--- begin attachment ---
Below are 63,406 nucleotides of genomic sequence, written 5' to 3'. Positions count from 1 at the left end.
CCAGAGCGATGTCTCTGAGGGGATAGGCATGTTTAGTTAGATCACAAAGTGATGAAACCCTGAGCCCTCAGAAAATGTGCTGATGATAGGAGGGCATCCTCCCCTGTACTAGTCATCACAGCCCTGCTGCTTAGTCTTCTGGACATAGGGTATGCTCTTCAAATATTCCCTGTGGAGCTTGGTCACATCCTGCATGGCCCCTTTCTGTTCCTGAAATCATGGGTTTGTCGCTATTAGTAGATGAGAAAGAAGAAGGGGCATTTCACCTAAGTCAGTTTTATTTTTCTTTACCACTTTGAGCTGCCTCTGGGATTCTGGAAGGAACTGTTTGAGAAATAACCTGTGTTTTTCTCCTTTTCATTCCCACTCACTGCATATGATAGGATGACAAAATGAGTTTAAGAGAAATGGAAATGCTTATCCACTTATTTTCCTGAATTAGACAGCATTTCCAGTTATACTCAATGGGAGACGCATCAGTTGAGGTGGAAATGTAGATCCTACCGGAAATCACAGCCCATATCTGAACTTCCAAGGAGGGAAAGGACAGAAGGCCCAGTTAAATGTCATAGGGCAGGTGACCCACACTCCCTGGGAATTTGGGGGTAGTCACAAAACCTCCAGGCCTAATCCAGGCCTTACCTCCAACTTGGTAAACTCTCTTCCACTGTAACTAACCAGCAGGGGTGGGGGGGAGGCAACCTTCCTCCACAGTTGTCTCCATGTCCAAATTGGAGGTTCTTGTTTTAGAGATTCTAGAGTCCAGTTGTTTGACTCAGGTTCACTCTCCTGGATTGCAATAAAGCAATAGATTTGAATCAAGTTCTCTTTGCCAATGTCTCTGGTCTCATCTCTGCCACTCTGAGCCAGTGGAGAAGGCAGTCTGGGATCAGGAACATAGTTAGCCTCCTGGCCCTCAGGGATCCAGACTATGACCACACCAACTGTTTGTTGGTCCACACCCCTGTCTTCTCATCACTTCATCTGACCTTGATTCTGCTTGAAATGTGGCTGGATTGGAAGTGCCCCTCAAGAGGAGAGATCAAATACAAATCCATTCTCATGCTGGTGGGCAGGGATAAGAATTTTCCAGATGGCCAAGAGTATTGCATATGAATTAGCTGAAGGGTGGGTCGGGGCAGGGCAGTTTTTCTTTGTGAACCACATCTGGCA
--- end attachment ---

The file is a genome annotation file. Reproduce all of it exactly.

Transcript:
Below are 63,406 nucleotides of genomic sequence, written 5' to 3'. Positions count from 1 at the left end.
CCAGAGCGATGTCTCTGAGGGGATAGGCATGTTTAGTTAGATCACAAAGTGATGAAACCCTGAGCCCTCAGAAAATGTGCTGATGATAGGAGGGCATCCTCCCCTGTACTAGTCATCACAGCCCTGCTGCTTAGTCTTCTGGACATAGGGTATGCTCTTCAAATATTCCCTGTGGAGCTTGGTCACATCCTGCATGGCCCCTTTCTGTTCCTGAAATCATGGGTTTGTCGCTATTAGTAGATGAGAAAGAAGAAGGGGCATTTCACCTAAGTCAGTTTTATTTTTCTTTACCACTTTGAGCTGCCTCTGGGATTCTGGAAGGAACTGTTTGAGAAATAACCTGTGTTTTTCTCCTTTTCATTCCCACTCACTGCATATGATAGGATGACAAAATGAGTTTAAGAGAAATGGAAATGCTTATCCACTTATTTTCCTGAATTAGACAGCATTTCCAGTTATACTCAATGGGAGACGCATCAGTTGAGGTGGAAATGTAGATCCTACCGGAAATCACAGCCCATATCTGAACTTCCAAGGAGGGAAAGGACAGAAGGCCCAGTTAAATGTCATAGGGCAGGTGACCCACACTCCCTGGGAATTTGGGGGTAGTCACAAAACCTCCAGGCCTAATCCAGGCCTTACCTCCAACTTGGTAAACTCTCTTCCACTGTAACTAACCAGCAGGGGTGGGGGGGAGGCAACCTTCCTCCACAGTTGTCTCCATGTCCAAATTGGAGGTTCTTGTTTTAGAGATTCTAGAGTCCAGTTGTTTGACTCAGGTTCACTCTCCTGGATTGCAATAAAGCAATAGATTTGAATCAAGTTCTCTTTGCCAATGTCTCTGGTCTCATCTCTGCCACTCTGAGCCAGTGGAGAAGGCAGTCTGGGATCAGGAACATAGTTAGCCTCCTGGCCCTCAGGGATCCAGACTATGACCACACCAACTGTTTGTTGGTCCACACCCCTGTCTTCTCATCACTTCATCTGACCTTGATTCTGCTTGAAATGTGGCTGGATTGGAAGTGCCCCTCAAGAGGAGAGATCAAATACAAATCCATTCTCATGCTGGTGGGCAGGGATAAGAATTTTCCAGATGGCCAAGAGTATTGCATATGAATTAGCTGAAGGGTGGGTCGGGGCAGGGCAGTTTTTCTTTGTGAACCACATCTGGCA